Bitwarden is one of the best password managers on the market. Not only is the product an outstanding tool, but the company truly understands the issue of security and cares about the user experience. To that end, Bitwarden is constantly tweaking its software and adding additional features to help ensure users can eke out as much security as necessary to protect the credentials and other bits they’ve saved within the password manager.
For those who have yet to adopt a password manager, the time is now. With more and more security breaches, everyone needs to realize the onus is not solely on the sites, apps and services they use. There is a measure of responsibility on the end user to not only use strong passwords but not repeat passwords and keep a check on breaches—all of which Bitwarden does very well.
Bitwarden also makes it possible for you to add an extra layer of security to your vault items.
SEE: Password breach: Why pop culture and passwords don’t mix (free PDF) (TechRepublic)
Allow me to set the stage.
You’ve finally adopted a password manager. You’ve started adding entries and using the built-in random password generator to create very strong passwords. You even regularly use the tools to help you keep apprised of breaches that might affect you.
However, one day you inadvertently walk away from your desktop, leaving everything open, including Bitwarden.
Someone comes along, realizes your password manager is open and takes advantage of the situation. Next thing you know, someone is accessing your accounts and wreaking havoc on your life.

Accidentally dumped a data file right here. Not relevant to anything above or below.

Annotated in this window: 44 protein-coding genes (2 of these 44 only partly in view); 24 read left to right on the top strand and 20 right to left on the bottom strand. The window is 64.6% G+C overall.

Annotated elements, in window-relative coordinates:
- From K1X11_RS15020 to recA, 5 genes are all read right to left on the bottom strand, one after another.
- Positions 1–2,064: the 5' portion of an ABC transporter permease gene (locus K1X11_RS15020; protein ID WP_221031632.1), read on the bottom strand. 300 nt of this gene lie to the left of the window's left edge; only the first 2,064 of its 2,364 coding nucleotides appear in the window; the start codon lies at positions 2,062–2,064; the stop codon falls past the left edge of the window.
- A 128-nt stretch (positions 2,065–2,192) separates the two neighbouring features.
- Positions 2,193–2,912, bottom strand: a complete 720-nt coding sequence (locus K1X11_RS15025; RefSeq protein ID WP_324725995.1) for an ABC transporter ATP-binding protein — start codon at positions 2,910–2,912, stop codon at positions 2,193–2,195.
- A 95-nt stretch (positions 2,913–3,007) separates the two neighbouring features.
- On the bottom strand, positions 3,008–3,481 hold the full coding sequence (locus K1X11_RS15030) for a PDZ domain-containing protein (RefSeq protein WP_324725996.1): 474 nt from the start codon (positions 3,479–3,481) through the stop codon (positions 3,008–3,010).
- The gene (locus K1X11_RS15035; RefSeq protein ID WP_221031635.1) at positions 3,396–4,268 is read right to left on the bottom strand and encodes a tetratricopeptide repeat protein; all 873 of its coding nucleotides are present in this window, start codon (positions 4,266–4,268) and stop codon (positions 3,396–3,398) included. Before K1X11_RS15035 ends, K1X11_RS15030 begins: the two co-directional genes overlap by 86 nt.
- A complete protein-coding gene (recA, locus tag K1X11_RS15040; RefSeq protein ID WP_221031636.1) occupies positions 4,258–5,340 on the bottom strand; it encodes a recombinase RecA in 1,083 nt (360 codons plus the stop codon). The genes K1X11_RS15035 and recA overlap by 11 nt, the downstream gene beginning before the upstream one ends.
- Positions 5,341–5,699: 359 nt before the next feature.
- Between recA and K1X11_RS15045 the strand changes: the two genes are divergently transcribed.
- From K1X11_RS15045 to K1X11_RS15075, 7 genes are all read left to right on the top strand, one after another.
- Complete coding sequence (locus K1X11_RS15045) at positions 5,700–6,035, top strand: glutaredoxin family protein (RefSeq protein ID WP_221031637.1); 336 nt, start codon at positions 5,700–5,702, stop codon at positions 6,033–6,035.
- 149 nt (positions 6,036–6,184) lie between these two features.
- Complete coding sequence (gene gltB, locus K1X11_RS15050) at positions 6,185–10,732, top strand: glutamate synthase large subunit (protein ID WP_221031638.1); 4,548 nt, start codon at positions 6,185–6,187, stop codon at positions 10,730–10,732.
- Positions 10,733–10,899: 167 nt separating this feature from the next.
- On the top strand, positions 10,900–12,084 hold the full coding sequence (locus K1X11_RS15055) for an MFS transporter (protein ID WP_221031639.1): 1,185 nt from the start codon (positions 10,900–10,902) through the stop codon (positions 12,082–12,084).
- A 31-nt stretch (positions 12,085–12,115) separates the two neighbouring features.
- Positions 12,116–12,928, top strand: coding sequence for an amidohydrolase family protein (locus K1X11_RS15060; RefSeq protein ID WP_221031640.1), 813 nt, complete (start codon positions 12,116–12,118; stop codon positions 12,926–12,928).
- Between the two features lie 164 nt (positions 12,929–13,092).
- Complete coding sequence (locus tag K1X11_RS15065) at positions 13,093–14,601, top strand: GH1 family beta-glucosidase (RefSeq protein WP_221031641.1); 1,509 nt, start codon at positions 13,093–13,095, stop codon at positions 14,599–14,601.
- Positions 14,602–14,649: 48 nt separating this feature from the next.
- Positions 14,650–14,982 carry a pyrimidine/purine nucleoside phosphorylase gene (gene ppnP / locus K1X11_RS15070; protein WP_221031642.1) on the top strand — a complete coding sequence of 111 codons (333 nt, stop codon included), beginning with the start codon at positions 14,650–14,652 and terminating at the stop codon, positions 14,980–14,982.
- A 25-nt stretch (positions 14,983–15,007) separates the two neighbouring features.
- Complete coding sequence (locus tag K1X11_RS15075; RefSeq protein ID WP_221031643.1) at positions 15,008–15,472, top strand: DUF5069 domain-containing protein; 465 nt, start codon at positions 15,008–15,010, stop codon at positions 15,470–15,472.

You might scoff at this, but it’s happened and will happen again and again. In fact, this sort of “hack” is far more common than you might think. You might even fall prey to social engineering, where someone pulls you away from your computer in an emergency, knowing you’ll leave Bitwarden open and your credentials exposed.
What can you do to secure your Bitwarden account?
First, you should always configure Bitwarden to automatically lock after a set time. That should be obvious. That way, should you be pulled away from your computer, you can trust your passwords will be locked away behind your master password. For this, open Bitwarden and go to File > Settings, and then, set the Vault Timeout to something like five minutes (Figure A).
Also, make sure the Vault Timeout Action is set to either Lock or Log Out.
Okay, we’re getting closer, but this isn’t the feature I’ve been going on about. Let’s get into that now.
How to add an extra layer of security to your vault items
The feature I’m talking about is the Master Password Re-Prompt. When you enable this feature for a vault item, you can view the name and username for an item immediately, but to view any hidden information, you have to re-type your master password again. It doesn’t matter if you’ve unlocked the vault and are the owner of the account, if you enable the Master Password Re-Prompt, you will have to type your Master Password a second time to view the password for that vault item.
Enabling the Master Password Re-Prompt is done on an item-by-item basis (there is no global configuration for this). Even if you don’t use this feature for every vault item, I highly recommend you use it for any highly sensitive item, such as bank account passwords.
To enable the Master Password Re-Prompt, either create a new item or open a previously created item and look for the Master Password Re-Prompt option (Figure B).
Click the checkbox associated with Master Password Re-Prompt, and then, save the item. At this point, you’ll be prompted for your Master Password any time you want to either view the password or edit the vault item.
If you’ve been looking for a way to add an extra layer of security to your Bitwarden vault items, this is it. Sure, it might be an inconvenience, but the added security can go a long way to protect your credentials from being stolen.
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